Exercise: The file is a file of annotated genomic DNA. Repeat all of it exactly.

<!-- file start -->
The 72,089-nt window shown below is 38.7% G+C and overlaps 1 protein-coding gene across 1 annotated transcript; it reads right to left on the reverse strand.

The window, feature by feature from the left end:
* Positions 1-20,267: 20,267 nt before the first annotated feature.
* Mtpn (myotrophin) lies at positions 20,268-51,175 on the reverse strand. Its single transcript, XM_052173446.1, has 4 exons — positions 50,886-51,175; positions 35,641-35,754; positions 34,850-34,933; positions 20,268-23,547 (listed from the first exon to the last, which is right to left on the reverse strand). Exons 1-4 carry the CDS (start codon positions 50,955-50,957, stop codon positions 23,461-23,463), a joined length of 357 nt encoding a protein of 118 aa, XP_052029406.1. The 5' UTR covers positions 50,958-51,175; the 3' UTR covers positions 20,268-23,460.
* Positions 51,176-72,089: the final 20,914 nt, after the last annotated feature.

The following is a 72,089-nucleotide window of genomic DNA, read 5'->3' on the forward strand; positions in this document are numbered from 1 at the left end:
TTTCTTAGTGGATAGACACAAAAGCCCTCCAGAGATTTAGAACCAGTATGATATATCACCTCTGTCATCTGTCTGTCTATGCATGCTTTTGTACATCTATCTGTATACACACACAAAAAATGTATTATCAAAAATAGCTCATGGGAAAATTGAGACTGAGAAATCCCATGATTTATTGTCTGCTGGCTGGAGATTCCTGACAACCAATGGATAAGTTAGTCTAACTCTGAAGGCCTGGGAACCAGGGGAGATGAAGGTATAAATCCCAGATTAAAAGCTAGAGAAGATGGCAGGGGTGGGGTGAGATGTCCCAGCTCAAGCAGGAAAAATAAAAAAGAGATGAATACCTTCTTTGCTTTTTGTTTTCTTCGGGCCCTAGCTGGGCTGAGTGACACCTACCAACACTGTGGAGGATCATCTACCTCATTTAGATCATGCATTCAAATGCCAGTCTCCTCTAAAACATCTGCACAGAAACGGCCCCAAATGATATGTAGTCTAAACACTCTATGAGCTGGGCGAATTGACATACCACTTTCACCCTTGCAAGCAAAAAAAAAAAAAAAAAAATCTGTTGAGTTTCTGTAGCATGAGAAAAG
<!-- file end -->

The 72,089-nt window shown below is 38.7% G+C and overlaps 1 protein-coding gene across 1 annotated transcript; it reads right to left on the reverse strand.

The window, feature by feature from the left end:
* Positions 1-20,267: 20,267 nt before the first annotated feature.
* Mtpn (myotrophin) lies at positions 20,268-51,175 on the reverse strand. Its single transcript, XM_052173446.1, has 4 exons — positions 50,886-51,175; positions 35,641-35,754; positions 34,850-34,933; positions 20,268-23,547 (listed from the first exon to the last, which is right to left on the reverse strand). Exons 1-4 carry the CDS (start codon positions 50,955-50,957, stop codon positions 23,461-23,463), a joined length of 357 nt encoding a protein of 118 aa, XP_052029406.1. The 5' UTR covers positions 50,958-51,175; the 3' UTR covers positions 20,268-23,460.
* Positions 51,176-72,089: the final 20,914 nt, after the last annotated feature.

The following is a 72,089-nucleotide window of genomic DNA, read 5'->3' on the forward strand; positions in this document are numbered from 1 at the left end:
TTTCTTAGTGGATAGACACAAAAGCCCTCCAGAGATTTAGAACCAGTATGATATATCACCTCTGTCATCTGTCTGTCTATGCATGCTTTTGTACATCTATCTGTATACACACACAAAAAATGTATTATCAAAAATAGCTCATGGGAAAATTGAGACTGAGAAATCCCATGATTTATTGTCTGCTGGCTGGAGATTCCTGACAACCAATGGATAAGTTAGTCTAACTCTGAAGGCCTGGGAACCAGGGGAGATGAAGGTATAAATCCCAGATTAAAAGCTAGAGAAGATGGCAGGGGTGGGGTGAGATGTCCCAGCTCAAGCAGGAAAAATAAAAAAGAGATGAATACCTTCTTTGCTTTTTGTTTTCTTCGGGCCCTAGCTGGGCTGAGTGACACCTACCAACACTGTGGAGGATCATCTACCTCATTTAGATCATGCATTCAAATGCCAGTCTCCTCTAAAACATCTGCACAGAAACGGCCCCAAATGATATGTAGTCTAAACACTCTATGAGCTGGGCGAATTGACATACCACTTTCACCCTTGCAAGCAAAAAAAAAAAAAAAAAAATCTGTTGAGTTTCTGTAGCATGAGAAAAG